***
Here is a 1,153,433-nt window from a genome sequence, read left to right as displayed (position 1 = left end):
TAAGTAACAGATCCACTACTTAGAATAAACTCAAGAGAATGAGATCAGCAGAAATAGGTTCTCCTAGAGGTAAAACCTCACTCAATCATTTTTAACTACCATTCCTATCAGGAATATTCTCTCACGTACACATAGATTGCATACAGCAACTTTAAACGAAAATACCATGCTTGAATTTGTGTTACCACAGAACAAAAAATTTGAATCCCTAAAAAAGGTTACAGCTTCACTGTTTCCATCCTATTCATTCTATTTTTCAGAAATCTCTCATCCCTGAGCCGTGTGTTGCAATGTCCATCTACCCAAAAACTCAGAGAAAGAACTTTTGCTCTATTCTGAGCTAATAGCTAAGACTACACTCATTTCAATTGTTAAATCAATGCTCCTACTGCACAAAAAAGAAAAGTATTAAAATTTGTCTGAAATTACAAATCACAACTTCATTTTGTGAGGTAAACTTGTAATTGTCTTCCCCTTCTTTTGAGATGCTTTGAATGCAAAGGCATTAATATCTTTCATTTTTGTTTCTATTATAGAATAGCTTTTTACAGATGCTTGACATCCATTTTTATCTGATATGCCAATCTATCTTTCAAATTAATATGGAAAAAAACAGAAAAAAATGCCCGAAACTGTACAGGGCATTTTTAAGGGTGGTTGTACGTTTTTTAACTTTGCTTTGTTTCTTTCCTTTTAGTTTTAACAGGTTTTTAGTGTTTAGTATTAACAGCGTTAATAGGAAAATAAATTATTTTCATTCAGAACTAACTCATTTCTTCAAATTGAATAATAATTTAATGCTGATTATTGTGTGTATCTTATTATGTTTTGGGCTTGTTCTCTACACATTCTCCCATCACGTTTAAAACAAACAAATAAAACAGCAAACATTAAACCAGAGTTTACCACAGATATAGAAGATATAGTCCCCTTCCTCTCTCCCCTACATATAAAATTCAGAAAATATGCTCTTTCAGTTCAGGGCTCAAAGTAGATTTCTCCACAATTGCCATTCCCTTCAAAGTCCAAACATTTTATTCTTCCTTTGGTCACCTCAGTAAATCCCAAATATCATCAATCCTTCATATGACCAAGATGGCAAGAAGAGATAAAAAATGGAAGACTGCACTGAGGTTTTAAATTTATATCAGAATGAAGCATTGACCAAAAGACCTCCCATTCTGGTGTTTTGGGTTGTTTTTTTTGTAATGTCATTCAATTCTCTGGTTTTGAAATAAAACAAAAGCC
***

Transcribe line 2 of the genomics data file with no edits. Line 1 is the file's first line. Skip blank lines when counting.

TAAGTAACAGATCCACTACTTAGAATAAACTCAAGAGAATGAGATCAGCAGAAATAGGTTCTCCTAGAGGTAAAACCTCACTCAATCATTTTTAACTACCATTCCTATCAGGAATATTCTCTCACGTACACATAGATTGCATACAGCAACTTTAAACGAAAATACCATGCTTGAATTTGTGTTACCACAGAACAAAAAATTTGAATCCCTAAAAAAGGTTACAGCTTCACTGTTTCCATCCTATTCATTCTATTTTTCAGAAATCTCTCATCCCTGAGCCGTGTGTTGCAATGTCCATCTACCCAAAAACTCAGAGAAAGAACTTTTGCTCTATTCTGAGCTAATAGCTAAGACTACACTCATTTCAATTGTTAAATCAATGCTCCTACTGCACAAAAAAGAAAAGTATTAAAATTTGTCTGAAATTACAAATCACAACTTCATTTTGTGAGGTAAACTTGTAATTGTCTTCCCCTTCTTTTGAGATGCTTTGAATGCAAAGGCATTAATATCTTTCATTTTTGTTTCTATTATAGAATAGCTTTTTACAGATGCTTGACATCCATTTTTATCTGATATGCCAATCTATCTTTCAAATTAATATGGAAAAAAACAGAAAAAAATGCCCGAAACTGTACAGGGCATTTTTAAGGGTGGTTGTACGTTTTTTAACTTTGCTTTGTTTCTTTCCTTTTAGTTTTAACAGGTTTTTAGTGTTTAGTATTAACAGCGTTAATAGGAAAATAAATTATTTTCATTCAGAACTAACTCATTTCTTCAAATTGAATAATAATTTAATGCTGATTATTGTGTGTATCTTATTATGTTTTGGGCTTGTTCTCTACACATTCTCCCATCACGTTTAAAACAAACAAATAAAACAGCAAACATTAAACCAGAGTTTACCACAGATATAGAAGATATAGTCCCCTTCCTCTCTCCCCTACATATAAAATTCAGAAAATATGCTCTTTCAGTTCAGGGCTCAAAGTAGATTTCTCCACAATTGCCATTCCCTTCAAAGTCCAAACATTTTATTCTTCCTTTGGTCACCTCAGTAAATCCCAAATATCATCAATCCTTCATATGACCAAGATGGCAAGAAGAGATAAAAAATGGAAGACTGCACTGAGGTTTTAAATTTATATCAGAATGAAGCATTGACCAAAAGACCTCCCATTCTGGTGTTTTGGGTTGTTTTTTTTGTAATGTCATTCAATTCTCTGGTTTTGAAATAAAACAAAAGCC